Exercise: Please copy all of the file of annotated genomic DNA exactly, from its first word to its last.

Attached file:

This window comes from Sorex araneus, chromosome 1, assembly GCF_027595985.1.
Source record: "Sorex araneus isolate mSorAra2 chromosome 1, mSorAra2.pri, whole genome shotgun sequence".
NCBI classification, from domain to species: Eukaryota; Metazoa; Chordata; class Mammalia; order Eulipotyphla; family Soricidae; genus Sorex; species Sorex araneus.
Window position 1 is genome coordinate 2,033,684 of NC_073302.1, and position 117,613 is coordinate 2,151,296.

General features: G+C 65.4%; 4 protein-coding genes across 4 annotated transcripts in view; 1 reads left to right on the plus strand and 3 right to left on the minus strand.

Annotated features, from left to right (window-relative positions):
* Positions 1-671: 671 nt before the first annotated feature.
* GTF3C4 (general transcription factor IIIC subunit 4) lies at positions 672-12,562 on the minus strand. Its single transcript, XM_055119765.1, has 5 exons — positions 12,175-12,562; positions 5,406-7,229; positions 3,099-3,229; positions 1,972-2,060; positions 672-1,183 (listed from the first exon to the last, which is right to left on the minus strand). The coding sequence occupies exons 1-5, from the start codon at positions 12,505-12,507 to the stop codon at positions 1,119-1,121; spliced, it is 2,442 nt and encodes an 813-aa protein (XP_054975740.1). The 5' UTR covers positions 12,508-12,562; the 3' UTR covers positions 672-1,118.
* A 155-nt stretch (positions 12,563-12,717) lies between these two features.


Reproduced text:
This window comes from Sorex araneus, chromosome 1, assembly GCF_027595985.1.
Source record: "Sorex araneus isolate mSorAra2 chromosome 1, mSorAra2.pri, whole genome shotgun sequence".
NCBI classification, from domain to species: Eukaryota; Metazoa; Chordata; class Mammalia; order Eulipotyphla; family Soricidae; genus Sorex; species Sorex araneus.
Window position 1 is genome coordinate 2,033,684 of NC_073302.1, and position 117,613 is coordinate 2,151,296.

General features: G+C 65.4%; 4 protein-coding genes across 4 annotated transcripts in view; 1 reads left to right on the plus strand and 3 right to left on the minus strand.

Annotated features, from left to right (window-relative positions):
* Positions 1-671: 671 nt before the first annotated feature.
* GTF3C4 (general transcription factor IIIC subunit 4) lies at positions 672-12,562 on the minus strand. Its single transcript, XM_055119765.1, has 5 exons — positions 12,175-12,562; positions 5,406-7,229; positions 3,099-3,229; positions 1,972-2,060; positions 672-1,183 (listed from the first exon to the last, which is right to left on the minus strand). The coding sequence occupies exons 1-5, from the start codon at positions 12,505-12,507 to the stop codon at positions 1,119-1,121; spliced, it is 2,442 nt and encodes an 813-aa protein (XP_054975740.1). The 5' UTR covers positions 12,508-12,562; the 3' UTR covers positions 672-1,118.
* A 155-nt stretch (positions 12,563-12,717) lies between these two features.